On arrival at an attraction the Tour Director will scoot ahead to arrange for whatever tickets or passes may be required for entry. Then at the end of the day’s trip, they hurry to the hotel reception, hand out the room keys and then help unload the cases (sometimes they even have to help deliver them). They may also be involved in the evening entertainment getting the group “involved” in the festivities. All this in between phone calls, emails, passing out treats etc etc. Sometimes they also have to help out passengers in distress.

Local experts are also used in some places. Sometimes this is just because they have a greater or more specialised knowledge of the subject. Other times it because of local regulations as in some places it can be illegal for Tour Directors to do commentary whilst on walking tours (as this would deprive the local guides of their living). Most of the local guides are very good, one old fellow on the Isle of Isola Bella on Lake Maggiore was hilarious. Occasionally there is a less interesting or enthused one, usually reflected in rather less tips being dispensed by the group.

Insight also arrange for “front of line” or special area access at some of the more popular locations. It’s really much better than lining up for an hour or more and the time saved in my view more than outweighs the small extra expenditure. In other places optional excursions are offered (at extra cost). These are usually part day excursions to special places of interest or optional special evening dinners or outings such as to the Moulin Rouge in Paris. Naturally the TDs have a role to play in “upselling” participation in these, but generally manage to do so without being pushy about it. We have pretty much always gone to the dinners and for the daytime ones we usually go or, sometimes, Jeanette will go while I gunzel the town.

Overwhelmingly, the TDs keep things running efficiently, entertainingly and, to the best of their ability, on time. But sometimes you can just have one of those days…

On the day we were leaving Rome for Florence, there was a morning tour of the Vatican, deferred from the previous day due to a religious holiday. But one couple realised they had left their passports behind in their hotel room safe so the TD had to nip back to the hotel and recover them whilst we all did our tour through the Vatican in the hands of the local guide.

However, miscounting by the local guide, when retrieving commentary headsets, resulted in all bar two of us arriving at the meeting point. They were back at the previous meeting point inside St Peters Basilica. The TD could not immediately help as he was still busy retrieving their passports (Yes it was the same couple!). Once he got back he was able to get back through security and locate them while the rest of us took an early lunch. Well except for me who grabbed a roll and then went to the nearby corner where several bus routes ran.

After getting away an hour late we were motoring north on the Autostrada when some fool tried to overtake the coach while we were overtaking a broken down car in the right lane – no emergency lanes here! The resulting sideswipe occurred directly below my window so I had an excellent view. Fortunately (and due in no small part to the coach driver’s skill) no one was hurt and the coach received only a minor scratch from the 4WDs mirror. But in Italy the law requires that the cops are called in such circumstances so we had to sit there in situ till they arrived then everyone adjourned to a nearby service centre for more interrogations.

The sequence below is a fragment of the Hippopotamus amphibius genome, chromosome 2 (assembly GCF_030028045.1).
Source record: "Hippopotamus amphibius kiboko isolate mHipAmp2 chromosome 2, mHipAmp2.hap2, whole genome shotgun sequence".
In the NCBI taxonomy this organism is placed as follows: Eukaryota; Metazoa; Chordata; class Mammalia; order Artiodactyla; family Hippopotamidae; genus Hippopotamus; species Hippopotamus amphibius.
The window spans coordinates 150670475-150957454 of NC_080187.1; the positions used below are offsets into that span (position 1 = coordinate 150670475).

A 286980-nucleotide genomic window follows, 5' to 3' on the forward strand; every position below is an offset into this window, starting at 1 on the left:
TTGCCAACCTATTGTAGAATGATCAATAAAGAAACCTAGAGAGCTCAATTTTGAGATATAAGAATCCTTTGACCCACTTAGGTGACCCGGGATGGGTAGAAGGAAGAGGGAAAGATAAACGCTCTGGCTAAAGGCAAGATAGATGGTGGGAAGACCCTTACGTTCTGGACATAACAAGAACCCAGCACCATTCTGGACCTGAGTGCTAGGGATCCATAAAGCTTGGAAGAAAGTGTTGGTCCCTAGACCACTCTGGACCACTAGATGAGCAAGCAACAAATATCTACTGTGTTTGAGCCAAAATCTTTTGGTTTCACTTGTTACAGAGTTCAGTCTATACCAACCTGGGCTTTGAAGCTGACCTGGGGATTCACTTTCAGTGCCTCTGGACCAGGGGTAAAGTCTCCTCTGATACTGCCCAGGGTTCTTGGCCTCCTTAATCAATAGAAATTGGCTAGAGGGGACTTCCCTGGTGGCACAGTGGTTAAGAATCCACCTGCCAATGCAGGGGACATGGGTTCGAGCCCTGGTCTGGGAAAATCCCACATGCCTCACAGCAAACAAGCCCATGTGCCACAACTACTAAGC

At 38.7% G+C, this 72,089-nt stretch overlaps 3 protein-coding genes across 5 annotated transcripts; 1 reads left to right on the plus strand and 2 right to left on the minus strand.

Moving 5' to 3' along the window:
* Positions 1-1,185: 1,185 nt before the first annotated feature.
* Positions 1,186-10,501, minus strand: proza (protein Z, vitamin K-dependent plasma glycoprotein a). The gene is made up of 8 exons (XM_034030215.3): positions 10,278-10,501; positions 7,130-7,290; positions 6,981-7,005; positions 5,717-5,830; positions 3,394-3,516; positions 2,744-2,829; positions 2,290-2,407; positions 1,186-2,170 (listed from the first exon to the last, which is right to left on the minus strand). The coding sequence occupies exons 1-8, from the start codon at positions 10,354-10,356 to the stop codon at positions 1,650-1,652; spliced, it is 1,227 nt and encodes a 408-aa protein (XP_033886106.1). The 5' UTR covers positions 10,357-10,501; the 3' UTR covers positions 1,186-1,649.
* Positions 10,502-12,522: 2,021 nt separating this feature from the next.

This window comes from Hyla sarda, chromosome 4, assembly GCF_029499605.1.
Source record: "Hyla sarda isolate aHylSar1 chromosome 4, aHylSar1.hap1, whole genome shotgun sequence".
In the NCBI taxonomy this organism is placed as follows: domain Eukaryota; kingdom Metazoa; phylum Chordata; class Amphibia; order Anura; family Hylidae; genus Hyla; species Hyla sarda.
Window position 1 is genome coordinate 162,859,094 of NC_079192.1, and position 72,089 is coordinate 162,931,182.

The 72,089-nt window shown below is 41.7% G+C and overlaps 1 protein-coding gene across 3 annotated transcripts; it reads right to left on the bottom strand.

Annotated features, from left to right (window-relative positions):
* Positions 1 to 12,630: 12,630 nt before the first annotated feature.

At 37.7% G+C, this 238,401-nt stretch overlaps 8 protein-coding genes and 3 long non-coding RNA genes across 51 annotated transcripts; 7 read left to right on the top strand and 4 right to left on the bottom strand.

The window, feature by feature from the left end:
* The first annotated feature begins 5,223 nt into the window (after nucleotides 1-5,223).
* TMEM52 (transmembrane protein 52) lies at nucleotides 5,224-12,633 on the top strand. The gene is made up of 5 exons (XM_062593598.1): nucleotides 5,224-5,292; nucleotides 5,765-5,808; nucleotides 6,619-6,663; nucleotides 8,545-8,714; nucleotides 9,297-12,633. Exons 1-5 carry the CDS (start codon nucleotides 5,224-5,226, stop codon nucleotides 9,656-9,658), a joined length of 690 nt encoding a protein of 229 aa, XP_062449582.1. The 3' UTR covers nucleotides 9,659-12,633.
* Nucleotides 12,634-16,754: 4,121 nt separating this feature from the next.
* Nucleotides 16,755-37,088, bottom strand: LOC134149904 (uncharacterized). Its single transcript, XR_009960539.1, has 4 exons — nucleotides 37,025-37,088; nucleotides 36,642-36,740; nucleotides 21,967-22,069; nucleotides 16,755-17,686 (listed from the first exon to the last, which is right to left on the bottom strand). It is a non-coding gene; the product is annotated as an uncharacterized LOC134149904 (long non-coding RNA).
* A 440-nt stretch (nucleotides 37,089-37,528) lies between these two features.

You also have to have the right kind of cop (Italy has 17 different ones including one lot who just do tax evasion).

Given the speed at which the Italian court system works, I may well be called as a witness sometime around 2035. The dramas of the day and consequent late finish were more than made up for at a splendid evening meal outside Florence which even included blue sparkling wine!

The other major point of difference between Insight and some cheaper brands has been of considerable benefit to me. Travelling with some brands you tend to find yourself in a chain hotel, often a bit out of town, either on a ring road or on the highway towards the airport. Insight, however, mostly uses centrally located hotels (often 4-5 star) which offers many opportunities to the visiting transport enthusiast with an hour or so to spare before breakfast or dinner.

One example was in Dijon, France, where the hotel was located at the convergence of several tram, bus and trolleybus routes at one end of the CBD providing photo opportunities as soon as you were out of the hotel door. In one side street was a quite full coach park where our guy was busy cleaning his coach. At the end of another street was the railway station, which was also the terminus of a tram route and for the out of town bus routes offering more photography opportunities. To get there one even had to pass the office of the town services provider (Keolis) allowing timetables and maps to be procured. A free afternoon on the second day allowed a sampling of some tram and bus routes as well.

Another bonus was in Venice. Insight are one of the few groups who actually stay on the “islands” as opposed to on the mainland. This location, right on the Grand Canal, enabled me a good hour at the bus station at one end of the road causeway which brings suburban and long distance buses from the suburbs and towns on the mainland.

In Vienna, we were right on the ring road around the old city with multiple tram routes out front, a bus terminus on two of the side streets and just a two block walk to the metro.

Similar opportunities will frequently present themselves at lunchtimes. Whilst others, including Jeanette, seek out the local brasserie, trattoria or whatever for a sit down meal, I tend to just grab a roll from the local bakery and head for the nearest railway station, tram line or bus interchange to occupy myself for the hour.

Enough of the commercial for Insight. But after seven, soon to be nine tours, I can say they are really good.